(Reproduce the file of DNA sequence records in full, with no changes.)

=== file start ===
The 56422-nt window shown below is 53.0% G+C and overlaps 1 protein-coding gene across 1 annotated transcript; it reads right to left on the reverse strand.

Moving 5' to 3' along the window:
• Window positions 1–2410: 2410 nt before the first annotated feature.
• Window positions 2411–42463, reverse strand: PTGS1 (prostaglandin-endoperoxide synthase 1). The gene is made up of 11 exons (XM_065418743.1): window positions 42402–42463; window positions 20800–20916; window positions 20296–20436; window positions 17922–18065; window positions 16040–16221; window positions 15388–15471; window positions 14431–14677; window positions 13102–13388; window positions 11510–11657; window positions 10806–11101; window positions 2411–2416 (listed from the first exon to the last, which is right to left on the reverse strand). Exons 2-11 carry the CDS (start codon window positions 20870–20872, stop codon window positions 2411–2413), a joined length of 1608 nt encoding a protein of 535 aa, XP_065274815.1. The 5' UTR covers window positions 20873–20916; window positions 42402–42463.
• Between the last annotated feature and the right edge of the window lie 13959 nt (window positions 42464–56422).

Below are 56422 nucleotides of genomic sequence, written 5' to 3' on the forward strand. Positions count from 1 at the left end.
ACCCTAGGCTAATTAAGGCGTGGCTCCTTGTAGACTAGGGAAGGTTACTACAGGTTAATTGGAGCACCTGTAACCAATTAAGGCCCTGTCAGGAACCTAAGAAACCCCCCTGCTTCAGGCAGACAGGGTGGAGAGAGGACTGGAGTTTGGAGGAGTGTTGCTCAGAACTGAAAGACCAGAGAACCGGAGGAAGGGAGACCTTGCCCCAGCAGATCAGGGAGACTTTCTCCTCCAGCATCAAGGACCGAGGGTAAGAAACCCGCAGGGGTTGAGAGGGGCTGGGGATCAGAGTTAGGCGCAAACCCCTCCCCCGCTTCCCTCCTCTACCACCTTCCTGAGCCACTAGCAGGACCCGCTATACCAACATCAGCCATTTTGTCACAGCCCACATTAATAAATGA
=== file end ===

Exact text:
The 56422-nt window shown below is 53.0% G+C and overlaps 1 protein-coding gene across 1 annotated transcript; it reads right to left on the reverse strand.

Moving 5' to 3' along the window:
• Window positions 1–2410: 2410 nt before the first annotated feature.
• Window positions 2411–42463, reverse strand: PTGS1 (prostaglandin-endoperoxide synthase 1). The gene is made up of 11 exons (XM_065418743.1): window positions 42402–42463; window positions 20800–20916; window positions 20296–20436; window positions 17922–18065; window positions 16040–16221; window positions 15388–15471; window positions 14431–14677; window positions 13102–13388; window positions 11510–11657; window positions 10806–11101; window positions 2411–2416 (listed from the first exon to the last, which is right to left on the reverse strand). Exons 2-11 carry the CDS (start codon window positions 20870–20872, stop codon window positions 2411–2413), a joined length of 1608 nt encoding a protein of 535 aa, XP_065274815.1. The 5' UTR covers window positions 20873–20916; window positions 42402–42463.
• Between the last annotated feature and the right edge of the window lie 13959 nt (window positions 42464–56422).

Below are 56422 nucleotides of genomic sequence, written 5' to 3' on the forward strand. Positions count from 1 at the left end.
ACCCTAGGCTAATTAAGGCGTGGCTCCTTGTAGACTAGGGAAGGTTACTACAGGTTAATTGGAGCACCTGTAACCAATTAAGGCCCTGTCAGGAACCTAAGAAACCCCCCTGCTTCAGGCAGACAGGGTGGAGAGAGGACTGGAGTTTGGAGGAGTGTTGCTCAGAACTGAAAGACCAGAGAACCGGAGGAAGGGAGACCTTGCCCCAGCAGATCAGGGAGACTTTCTCCTCCAGCATCAAGGACCGAGGGTAAGAAACCCGCAGGGGTTGAGAGGGGCTGGGGATCAGAGTTAGGCGCAAACCCCTCCCCCGCTTCCCTCCTCTACCACCTTCCTGAGCCACTAGCAGGACCCGCTATACCAACATCAGCCATTTTGTCACAGCCCACATTAATAAATGA